Dir: Richard Linklater
Starring: Jason London, Wiley Wiggins, Matthew McConaughey
Runtime: 103 minutes. (1993)
Released in the early 90s and rated 18, it’s easy to see why most of us missed Dazed and Confused first time around. But with TV reruns and cult status, it’s a little harder to understand why not everyone has made good this situation, for Dazed and Confused is not only a brilliant film, it’s one that can be watched over and over without wearing thin, so perfectly does it capture a mood and a time.
If there is a slacker genre then Richard Linklater invented it. And if one film defines that genre it is not Slacker (1991) itself, a sprawling, confusing, and ultimately not very interesting wander through Austin, Texas, but Dazed and Confused: same director, same location, but just enough plot to keep us interested and just enough sprawl to recreate the allure of the first day of an endless summer.
It is May 28th 1976, America’s two hundredth birthday and the last day of term at Lee High School. We follow both the incoming freshmen and the class of 1977, about to become seniors and keen to subject the new kids to the same initiation rituals they endured three years earlier. The boys are chased around the suburbs and beaten with wooden paddles while the girls escape with a dose of ritual humiliation; covered in ketchup and flour they are made to propose to the senior boys. But when the brutality’s over, they meet up again to cruise through town, to shoot some pool, to commit random acts of vandalism, to exact revenge, and to party.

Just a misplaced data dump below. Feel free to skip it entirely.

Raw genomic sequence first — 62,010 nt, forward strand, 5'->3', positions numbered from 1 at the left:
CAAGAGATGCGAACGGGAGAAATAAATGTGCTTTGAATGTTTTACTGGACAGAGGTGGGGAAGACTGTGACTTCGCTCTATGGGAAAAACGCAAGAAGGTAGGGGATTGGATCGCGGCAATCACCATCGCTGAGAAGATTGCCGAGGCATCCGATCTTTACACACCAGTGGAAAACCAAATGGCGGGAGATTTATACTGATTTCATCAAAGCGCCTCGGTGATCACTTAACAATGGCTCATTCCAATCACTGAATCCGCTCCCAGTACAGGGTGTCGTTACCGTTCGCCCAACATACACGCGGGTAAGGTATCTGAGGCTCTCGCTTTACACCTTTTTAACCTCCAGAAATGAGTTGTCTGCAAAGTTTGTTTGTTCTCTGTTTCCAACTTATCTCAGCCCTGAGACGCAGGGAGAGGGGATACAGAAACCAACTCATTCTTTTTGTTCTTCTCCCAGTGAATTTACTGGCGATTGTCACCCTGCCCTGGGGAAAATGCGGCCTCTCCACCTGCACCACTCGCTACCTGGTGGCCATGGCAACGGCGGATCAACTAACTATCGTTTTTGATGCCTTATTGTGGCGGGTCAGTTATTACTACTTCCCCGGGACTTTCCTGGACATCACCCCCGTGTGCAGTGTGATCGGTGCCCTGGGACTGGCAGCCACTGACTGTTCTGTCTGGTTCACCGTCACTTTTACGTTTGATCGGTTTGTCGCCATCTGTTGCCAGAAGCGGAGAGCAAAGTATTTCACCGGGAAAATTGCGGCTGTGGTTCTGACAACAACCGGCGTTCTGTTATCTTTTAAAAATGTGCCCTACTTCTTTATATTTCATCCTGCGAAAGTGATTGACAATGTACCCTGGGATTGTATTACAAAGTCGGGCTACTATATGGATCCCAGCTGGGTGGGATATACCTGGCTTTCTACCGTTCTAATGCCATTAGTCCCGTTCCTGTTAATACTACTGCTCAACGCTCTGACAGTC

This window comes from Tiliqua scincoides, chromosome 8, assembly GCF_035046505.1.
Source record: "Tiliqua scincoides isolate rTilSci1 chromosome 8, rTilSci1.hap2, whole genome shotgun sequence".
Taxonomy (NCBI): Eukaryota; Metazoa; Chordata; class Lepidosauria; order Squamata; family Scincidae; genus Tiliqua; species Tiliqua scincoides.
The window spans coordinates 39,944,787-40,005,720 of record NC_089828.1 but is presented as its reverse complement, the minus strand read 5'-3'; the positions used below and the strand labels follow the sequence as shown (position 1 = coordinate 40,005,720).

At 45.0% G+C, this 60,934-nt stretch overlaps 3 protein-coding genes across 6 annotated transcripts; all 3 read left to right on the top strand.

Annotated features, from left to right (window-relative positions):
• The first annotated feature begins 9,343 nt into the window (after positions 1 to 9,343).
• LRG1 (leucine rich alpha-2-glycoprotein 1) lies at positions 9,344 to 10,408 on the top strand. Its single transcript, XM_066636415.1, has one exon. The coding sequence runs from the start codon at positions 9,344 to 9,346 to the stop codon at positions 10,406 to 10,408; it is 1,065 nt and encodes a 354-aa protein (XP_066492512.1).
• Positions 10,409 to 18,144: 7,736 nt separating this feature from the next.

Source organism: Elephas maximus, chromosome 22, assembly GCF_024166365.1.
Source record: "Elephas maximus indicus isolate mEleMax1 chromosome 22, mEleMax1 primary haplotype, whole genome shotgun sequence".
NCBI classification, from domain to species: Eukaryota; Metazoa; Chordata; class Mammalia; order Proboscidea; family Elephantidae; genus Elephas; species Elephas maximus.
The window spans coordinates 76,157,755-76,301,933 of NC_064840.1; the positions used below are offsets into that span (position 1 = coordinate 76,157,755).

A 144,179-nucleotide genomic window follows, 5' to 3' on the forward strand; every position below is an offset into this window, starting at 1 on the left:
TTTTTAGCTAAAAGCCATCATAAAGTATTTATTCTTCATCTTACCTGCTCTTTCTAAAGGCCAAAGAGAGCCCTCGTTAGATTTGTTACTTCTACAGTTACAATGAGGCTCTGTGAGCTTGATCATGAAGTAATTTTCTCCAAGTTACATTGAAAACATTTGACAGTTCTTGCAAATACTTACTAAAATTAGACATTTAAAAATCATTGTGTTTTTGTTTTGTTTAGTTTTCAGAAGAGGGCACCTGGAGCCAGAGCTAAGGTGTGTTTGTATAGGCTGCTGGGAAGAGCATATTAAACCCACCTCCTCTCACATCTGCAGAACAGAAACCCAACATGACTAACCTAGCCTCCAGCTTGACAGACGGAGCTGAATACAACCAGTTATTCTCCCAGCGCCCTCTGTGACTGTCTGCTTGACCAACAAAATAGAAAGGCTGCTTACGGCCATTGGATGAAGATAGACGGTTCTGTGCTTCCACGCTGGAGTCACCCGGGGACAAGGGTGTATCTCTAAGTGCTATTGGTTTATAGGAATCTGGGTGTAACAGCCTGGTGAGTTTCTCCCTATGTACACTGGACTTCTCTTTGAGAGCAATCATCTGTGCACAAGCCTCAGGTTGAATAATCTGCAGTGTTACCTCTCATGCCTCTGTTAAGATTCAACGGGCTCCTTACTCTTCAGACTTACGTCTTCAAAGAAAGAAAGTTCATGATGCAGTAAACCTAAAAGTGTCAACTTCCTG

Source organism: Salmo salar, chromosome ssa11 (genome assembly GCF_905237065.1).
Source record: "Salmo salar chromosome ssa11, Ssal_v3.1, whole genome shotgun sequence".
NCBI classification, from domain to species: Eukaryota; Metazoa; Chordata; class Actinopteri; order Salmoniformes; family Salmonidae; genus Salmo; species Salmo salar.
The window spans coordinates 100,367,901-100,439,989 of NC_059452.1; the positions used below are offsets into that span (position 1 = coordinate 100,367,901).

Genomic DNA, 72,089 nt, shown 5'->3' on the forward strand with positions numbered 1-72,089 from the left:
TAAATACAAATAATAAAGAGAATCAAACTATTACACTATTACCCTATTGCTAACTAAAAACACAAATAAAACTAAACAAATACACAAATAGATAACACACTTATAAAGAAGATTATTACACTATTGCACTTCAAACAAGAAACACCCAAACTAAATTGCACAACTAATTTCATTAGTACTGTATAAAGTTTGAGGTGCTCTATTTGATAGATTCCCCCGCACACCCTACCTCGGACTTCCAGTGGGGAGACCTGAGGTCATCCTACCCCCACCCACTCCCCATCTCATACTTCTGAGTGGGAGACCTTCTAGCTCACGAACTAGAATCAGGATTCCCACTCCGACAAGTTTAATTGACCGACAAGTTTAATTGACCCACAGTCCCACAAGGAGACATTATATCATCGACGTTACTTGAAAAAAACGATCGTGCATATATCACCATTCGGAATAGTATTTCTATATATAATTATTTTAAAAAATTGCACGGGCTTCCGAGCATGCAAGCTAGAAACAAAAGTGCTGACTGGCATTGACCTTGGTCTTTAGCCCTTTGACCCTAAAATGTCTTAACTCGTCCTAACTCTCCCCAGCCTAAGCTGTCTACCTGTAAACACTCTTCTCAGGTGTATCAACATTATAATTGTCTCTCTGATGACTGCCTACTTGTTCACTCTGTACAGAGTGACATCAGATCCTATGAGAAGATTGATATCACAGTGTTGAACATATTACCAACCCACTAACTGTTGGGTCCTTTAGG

All the greasers, stoners, jocks, and nerds of the typical teen flick are linked by Randall ‘Pink’ Floyd, the star quarterback whose coach thinks he’s in need of an ‘attitude adjustment’ and who wonders whether to sign a pledge not to do drugs next season. He takes Mitch Kramer (Wiley Wiggins, who also stars in Linklater’s Waking Life) under his wing after a particularly bad beating and we follow them from pool hall to keg party, with detours through the lives of other characters; special mention going to Ben Affleck as the vicious O’Bannion and Matthew McConaughey as the sleazy but nonetheless charming Wooderson.
The meandering of these characters is strangely beautiful, which could equally be said of the whole film. The seventies are so perfectly evoked that it’s hard to believe this was filmed in 1993: the cars, the hairstyles, the drainpipe jeans being zipped up with the aid of pliers, all are stunning, and the soundtrack, although bizarrely omitting Led Zeppelin and Pink Floyd, is superb. In the end, you are seduced into believing that top priority of the summer really is getting Aerosmith tickets and that all adults are killjoys. As Pink says ‘I think they’re just afraid some of us might be having too good a time.’
Dazed and Confused is showing at YSC on Sunday 15th June (week 9).